Monday, October 28, 2013

TV and Me

Good news for lovers of Drop Dead Diva: Lifetime network has already renewed it for a sixth season.  Last year at this time, nobody knew if it would be renewed or not.  Lifetime hemmed and hawed and finally announced that it was being canceled.

fans, myself included, were furious.  they had kept us, and the actors, writers, and everyone involved with the show waiting far too long. fans were also concerned that the actors were contract bound and thus couldn't look for new longterm work. so we wrote letters, petitions, and emails by the hundreds--and Lifetime changed its mind.  this  year, apparently, they didn't want to wait for the onslaught.

DDD is among the shows created by an interesting new programming device that the 2nd-tier cable channels have been using in the past few years--new programming for summer only. (this  year, however, that too has been tweaked: a few of the summer shows, DDD included, did half the shows in the summer and held the rest for the fall.  i'm not sure of the reasoning, but it's great to see my favorite shows through the early fall.)  DDD's fifth season ends next week.  it's been an up and down season, but overall a good one.i think the writers fail in consistency too often: a 'good' character suddenly turns nasty, or deserts his pregnant lover, etc, not in a way that shows complexity or nuance but simply in a way s/he wouldn't act. tonight's episode was one of the better ones, with Deb's mother being arrested for soliciting sex.  She is innocent of that; in her loneliness, and the bizarre effects of a recent surgery, she picks up a  lot of guys in bars.  What is great here is that we are not asked to condemn her promiscuity, but to accept it, in a world in which a woman over 40 is considered past her sell-by date. I love it when the show takes on social issues [over the years, it has won several awards from gay and  lesbian organizations).  yet  its major message--the sexiness of jane, who is fat--is diluted by the fact that everyone else in her law firm is model-thin.  again, this is inconsistent dramatically and in terms of its own theme.  still, given what we have on tv in general, it's a superior show.

next sunday is its last episode till the summer, but i'm not as bereft as i might be. a small but one hopes growing station is airing reruns of another of my favorites that, sadly, was cancelled and stayed canceled, leverage.  since i've missed a lot of episodes over the years, i'm glad for the chance to catch up; reruns are fine too.  leverage is an interesting show: sort of mission impossible meets robin hood meets m*a*s*h meets low-key marxism.   here a group of five ex-criminals turns its talents toward helping those exploited by the rich and the powerful. it begins each episode by announcing this, explaining that 'we give them [the underdogs] leverage.' thus it has been an implicit critique of the US economic policies that area knocking down more and more middle- and working-class citizens.  at the same time, it is always funny.  technically each of the characters has a different skill.  nate is the brains behind the whole thing, and working for him are a tough martial arts expert, eliot; a failed actress who can fake accents and characters of all sorts for their con jobs, sophie; an expert computer hacker , hardigan; and a cat burglar, parker.  in fact, everyone takes on some degree of 'acting' in their often convoluted and multi-faceted cons; all have intellects suitable to the work they do;  eliot is a splendid cook who can take on that role when they are undermining crooked restaurant owners; and geek hardisan can fight nearly as well as eliot if he needs to.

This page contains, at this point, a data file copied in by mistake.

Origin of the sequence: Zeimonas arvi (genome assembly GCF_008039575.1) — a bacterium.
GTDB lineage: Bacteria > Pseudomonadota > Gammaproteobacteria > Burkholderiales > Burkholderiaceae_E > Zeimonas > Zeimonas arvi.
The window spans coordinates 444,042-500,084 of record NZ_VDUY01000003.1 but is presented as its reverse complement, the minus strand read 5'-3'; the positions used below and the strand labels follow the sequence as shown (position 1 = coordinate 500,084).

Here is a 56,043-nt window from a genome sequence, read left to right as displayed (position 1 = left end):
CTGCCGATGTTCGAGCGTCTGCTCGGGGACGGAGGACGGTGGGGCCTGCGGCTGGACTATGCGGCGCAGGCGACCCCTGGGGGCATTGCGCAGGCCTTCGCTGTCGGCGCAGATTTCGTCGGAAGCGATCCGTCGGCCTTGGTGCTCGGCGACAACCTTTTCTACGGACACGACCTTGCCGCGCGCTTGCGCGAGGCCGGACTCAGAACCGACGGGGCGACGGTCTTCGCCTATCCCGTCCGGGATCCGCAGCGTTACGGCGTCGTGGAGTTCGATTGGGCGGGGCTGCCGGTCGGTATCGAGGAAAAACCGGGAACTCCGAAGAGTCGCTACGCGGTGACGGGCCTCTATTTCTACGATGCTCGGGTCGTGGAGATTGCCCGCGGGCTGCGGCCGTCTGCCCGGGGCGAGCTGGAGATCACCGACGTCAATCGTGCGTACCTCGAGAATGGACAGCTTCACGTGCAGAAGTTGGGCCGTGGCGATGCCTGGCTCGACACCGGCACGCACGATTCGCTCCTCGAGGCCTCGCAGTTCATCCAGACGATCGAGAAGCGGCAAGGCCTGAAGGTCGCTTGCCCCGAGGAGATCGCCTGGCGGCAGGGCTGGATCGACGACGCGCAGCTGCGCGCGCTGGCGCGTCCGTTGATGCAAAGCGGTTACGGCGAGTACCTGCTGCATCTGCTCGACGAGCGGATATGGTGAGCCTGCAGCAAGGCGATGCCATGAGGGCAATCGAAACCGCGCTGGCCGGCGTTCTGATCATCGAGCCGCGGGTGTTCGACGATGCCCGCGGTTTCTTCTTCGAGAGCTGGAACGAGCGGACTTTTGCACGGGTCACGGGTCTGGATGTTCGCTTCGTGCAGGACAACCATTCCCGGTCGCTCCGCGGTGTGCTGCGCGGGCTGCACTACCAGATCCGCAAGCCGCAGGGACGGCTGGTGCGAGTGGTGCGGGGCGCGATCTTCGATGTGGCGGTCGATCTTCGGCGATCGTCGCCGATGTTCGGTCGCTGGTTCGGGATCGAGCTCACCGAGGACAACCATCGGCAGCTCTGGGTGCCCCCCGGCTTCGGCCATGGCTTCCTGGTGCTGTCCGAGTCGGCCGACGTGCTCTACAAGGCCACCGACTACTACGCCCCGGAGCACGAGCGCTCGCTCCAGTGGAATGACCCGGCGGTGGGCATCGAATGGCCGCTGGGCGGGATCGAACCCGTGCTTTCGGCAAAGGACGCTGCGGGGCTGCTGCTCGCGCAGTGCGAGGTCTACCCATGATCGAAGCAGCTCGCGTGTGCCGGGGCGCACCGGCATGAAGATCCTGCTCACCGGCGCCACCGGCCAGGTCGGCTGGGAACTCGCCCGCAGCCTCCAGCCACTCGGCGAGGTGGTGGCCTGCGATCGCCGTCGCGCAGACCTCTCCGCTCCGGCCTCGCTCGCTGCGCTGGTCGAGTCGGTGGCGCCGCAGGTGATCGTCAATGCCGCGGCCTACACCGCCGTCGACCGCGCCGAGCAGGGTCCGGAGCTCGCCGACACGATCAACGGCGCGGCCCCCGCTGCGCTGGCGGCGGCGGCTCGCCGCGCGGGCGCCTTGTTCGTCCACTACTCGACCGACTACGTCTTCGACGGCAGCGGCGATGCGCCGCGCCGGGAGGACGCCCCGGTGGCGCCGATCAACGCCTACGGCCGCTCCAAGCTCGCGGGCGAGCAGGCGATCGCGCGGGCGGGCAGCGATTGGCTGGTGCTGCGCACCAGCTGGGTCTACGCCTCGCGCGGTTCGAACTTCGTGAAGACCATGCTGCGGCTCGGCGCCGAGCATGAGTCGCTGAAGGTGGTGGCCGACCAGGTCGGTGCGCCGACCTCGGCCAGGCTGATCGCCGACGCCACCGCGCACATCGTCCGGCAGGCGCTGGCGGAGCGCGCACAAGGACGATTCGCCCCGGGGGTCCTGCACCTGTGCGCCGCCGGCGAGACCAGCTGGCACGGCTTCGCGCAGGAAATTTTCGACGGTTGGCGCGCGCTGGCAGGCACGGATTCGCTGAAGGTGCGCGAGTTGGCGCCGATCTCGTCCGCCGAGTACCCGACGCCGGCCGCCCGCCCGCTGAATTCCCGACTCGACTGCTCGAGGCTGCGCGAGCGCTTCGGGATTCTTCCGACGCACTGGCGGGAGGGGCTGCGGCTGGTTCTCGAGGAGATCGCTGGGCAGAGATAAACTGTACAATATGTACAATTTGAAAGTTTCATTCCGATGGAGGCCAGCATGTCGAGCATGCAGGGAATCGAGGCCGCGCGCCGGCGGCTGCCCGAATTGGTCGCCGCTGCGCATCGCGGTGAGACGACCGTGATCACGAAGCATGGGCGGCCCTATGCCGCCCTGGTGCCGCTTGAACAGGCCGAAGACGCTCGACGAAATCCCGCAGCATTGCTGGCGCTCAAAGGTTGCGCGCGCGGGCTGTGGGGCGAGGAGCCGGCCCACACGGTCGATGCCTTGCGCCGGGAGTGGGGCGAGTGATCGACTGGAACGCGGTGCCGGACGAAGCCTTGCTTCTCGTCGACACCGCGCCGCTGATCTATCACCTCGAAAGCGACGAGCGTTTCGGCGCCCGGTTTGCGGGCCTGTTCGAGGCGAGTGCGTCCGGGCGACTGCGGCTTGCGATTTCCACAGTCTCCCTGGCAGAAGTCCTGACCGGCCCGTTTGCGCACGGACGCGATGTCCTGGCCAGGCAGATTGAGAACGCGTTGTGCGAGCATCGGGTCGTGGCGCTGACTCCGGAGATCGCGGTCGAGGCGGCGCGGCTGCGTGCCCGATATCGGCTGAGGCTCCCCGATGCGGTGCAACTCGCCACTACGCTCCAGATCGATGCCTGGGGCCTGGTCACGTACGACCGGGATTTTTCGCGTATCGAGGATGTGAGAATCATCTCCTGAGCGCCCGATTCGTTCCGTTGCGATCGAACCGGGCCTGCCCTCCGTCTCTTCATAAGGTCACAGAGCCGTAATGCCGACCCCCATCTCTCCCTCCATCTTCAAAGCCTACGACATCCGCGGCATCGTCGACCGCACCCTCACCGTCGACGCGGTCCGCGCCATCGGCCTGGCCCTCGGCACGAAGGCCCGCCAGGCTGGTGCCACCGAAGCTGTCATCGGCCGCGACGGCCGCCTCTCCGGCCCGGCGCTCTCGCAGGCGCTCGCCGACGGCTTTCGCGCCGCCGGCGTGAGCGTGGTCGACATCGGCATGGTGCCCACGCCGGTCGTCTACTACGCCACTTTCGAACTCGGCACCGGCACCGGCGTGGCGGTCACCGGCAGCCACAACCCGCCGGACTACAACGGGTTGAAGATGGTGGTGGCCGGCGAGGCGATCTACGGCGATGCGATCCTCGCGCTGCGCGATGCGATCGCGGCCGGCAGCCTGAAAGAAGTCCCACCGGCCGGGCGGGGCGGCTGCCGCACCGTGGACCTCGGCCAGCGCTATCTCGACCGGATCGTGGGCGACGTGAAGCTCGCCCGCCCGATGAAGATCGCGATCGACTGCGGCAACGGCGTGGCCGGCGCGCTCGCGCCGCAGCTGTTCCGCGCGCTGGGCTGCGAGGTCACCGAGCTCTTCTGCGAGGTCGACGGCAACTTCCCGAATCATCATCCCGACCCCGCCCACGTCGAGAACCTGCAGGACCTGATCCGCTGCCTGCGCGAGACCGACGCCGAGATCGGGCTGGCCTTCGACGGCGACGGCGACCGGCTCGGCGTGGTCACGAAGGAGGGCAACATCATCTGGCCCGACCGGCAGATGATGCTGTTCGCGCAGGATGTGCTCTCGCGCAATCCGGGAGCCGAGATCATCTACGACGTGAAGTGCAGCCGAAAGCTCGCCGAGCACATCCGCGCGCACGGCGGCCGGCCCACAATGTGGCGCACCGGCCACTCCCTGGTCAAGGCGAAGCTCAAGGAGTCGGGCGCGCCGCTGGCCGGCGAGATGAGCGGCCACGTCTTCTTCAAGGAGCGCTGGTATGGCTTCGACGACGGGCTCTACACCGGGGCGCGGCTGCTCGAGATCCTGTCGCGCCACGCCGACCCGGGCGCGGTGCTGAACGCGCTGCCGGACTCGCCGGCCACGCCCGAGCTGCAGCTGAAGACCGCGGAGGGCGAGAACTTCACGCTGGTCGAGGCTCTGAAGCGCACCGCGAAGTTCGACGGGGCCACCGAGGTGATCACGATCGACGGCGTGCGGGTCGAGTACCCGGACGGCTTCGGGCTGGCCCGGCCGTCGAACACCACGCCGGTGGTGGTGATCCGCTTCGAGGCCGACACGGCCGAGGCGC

i have my favorites among these characters: parker, with her terrible social skills--the result of a dickensian childhood of crime and little parenting--can be funny and sometimes touching, and loves her work.  she frequently joins their meetings hanging upside down from the ceiling.  and hardison is witty, clever and fun in, as he gleefully admits, a geeky way. slowly throughout the seasons, these two have become close to each other, and ultimately lovers.  this has its downside, though.  granted, romance is a low priority on the show: still, nate and sophie have a vague, tentative relationship, and we do see them in  bed occasionally.  while the vibes emanate between parker and hardison, we never see a kiss or, as far as i can tell, a hand-holding.  i can only guess that this is to please any racist viewers around: parker is pale blonde, hardison dark black.  the intensity of their feelings for each other will sometimes be evident in an episode--most outstandingly one in which hardison has been buried alive, and the group is desperately trying to find him among hundreds of graves.  parker contacts him by their omnipresent hidden listening devises, and she fiercely talks to him, keeping him from giving up hope, keeping her own emotions in check yet clear to the viewer, until she does the impossible and finds him.  his gratitude, her relief, are clear: yet nary a clinch.   even when they move in together and tell the rest of the crew that they've done so, they sound and act like roommate chums rather than lovers.  it has been a disappointment in an otherwise gutsy show.

okay, we've covered my sundays, and as always i've written a long piece.  covert affairs will wait for another day, as will ncis:la. 

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